|Garzweiler II. Photo credit: Bert Kaufmann via Flickr.|
By Anders Lorenzen
Last month German environmentalists formed a human chain to protest coal power and coal mining in the country.
Protesters showcased their anger against the open-pit coal mine Garzweiler II in the region of North-Rhine Westphalia, and called for cuts in open-pit mining.
But this was not a protest against government policy, in fact the human chain should be seen as support for the government, as it is proposing a levy on coal power plants that are more than 20 years old.
Germany’s Ministry of Economics says those policies would affect the 10% most CO2-polluting power plants in Germany, essentially those based on lignite.
6,000 people took part in the 7.5 kilometer long chain, linking hands as they formed the largest anti-coal protest Germany has ever seen.
Over a third of Germany’s emissions come from coal, so the government with the proposed levy has taken the next step towards its target of reducing emissions by 40%.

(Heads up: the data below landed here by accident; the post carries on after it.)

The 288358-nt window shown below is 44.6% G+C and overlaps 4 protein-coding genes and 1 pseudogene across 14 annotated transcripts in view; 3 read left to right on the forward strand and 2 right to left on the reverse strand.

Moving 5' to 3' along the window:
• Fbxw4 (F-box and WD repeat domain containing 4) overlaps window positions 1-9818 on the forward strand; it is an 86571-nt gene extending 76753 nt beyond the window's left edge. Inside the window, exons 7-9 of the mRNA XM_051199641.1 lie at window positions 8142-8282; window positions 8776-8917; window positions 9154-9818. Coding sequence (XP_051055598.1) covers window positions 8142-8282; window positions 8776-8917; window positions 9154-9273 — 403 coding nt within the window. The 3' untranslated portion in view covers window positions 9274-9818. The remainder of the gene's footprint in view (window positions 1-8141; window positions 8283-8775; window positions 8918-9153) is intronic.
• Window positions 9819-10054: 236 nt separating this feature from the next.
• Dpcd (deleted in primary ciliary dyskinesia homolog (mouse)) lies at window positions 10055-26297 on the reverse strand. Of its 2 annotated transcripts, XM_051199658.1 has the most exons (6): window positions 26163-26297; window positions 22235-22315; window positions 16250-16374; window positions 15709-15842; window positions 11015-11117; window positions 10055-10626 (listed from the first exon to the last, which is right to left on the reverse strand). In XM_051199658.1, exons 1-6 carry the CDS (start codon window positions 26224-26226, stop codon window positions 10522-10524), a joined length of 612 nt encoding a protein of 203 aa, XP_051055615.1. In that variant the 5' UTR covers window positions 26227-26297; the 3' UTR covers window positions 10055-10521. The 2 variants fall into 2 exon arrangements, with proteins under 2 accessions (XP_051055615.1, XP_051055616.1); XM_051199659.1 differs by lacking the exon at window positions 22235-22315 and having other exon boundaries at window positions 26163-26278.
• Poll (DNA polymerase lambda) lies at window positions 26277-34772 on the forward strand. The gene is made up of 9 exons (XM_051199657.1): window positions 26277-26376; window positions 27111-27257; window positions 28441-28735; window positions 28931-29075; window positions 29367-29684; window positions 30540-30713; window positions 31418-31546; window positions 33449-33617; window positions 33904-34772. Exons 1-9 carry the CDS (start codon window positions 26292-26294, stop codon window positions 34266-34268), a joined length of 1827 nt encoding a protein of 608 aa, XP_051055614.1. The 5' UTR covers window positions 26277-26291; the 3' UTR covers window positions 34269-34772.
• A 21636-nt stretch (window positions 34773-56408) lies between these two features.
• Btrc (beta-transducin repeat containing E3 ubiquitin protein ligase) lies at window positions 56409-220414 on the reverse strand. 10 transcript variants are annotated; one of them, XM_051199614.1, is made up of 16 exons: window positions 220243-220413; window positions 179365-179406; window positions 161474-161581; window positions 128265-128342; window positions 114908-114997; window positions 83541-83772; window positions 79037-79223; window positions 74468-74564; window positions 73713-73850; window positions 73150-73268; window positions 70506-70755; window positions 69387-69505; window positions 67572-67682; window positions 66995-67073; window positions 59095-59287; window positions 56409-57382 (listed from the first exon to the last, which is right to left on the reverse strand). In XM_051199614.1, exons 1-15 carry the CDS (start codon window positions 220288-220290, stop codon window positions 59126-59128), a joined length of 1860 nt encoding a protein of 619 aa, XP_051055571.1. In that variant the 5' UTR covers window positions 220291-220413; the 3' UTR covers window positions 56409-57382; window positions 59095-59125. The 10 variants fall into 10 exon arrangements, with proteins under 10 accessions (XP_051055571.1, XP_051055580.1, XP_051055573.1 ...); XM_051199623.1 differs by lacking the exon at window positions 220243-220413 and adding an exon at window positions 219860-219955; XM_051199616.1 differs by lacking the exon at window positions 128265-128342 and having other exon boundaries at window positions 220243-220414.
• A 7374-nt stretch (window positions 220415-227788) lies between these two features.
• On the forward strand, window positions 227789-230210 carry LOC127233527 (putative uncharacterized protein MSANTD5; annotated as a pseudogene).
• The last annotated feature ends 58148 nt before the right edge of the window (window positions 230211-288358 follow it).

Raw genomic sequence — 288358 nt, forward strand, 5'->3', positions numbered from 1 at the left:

A poll has found that the majority of Germans, that is 73%, support the government plans.
Germany’s energy policies have been criticized in the past. It was argued that the rapid decommissioning of nuclear power plants had resulted in an increase in coal usage, and thereby with an increase in emissions. But latest figures have shown that emissions are now declining in Europe’s powerhouse, while at the same time the German green economy continues to surge. Last year Germany set an installation record in onshore wind power, easily surpassing any other European country.
The chain was meant to send a strong signal to Chancellor Angela Merkel that, in a crucial global climate treaty year, Germans are serious about phasing out coal power and moving towards a clean energy future.
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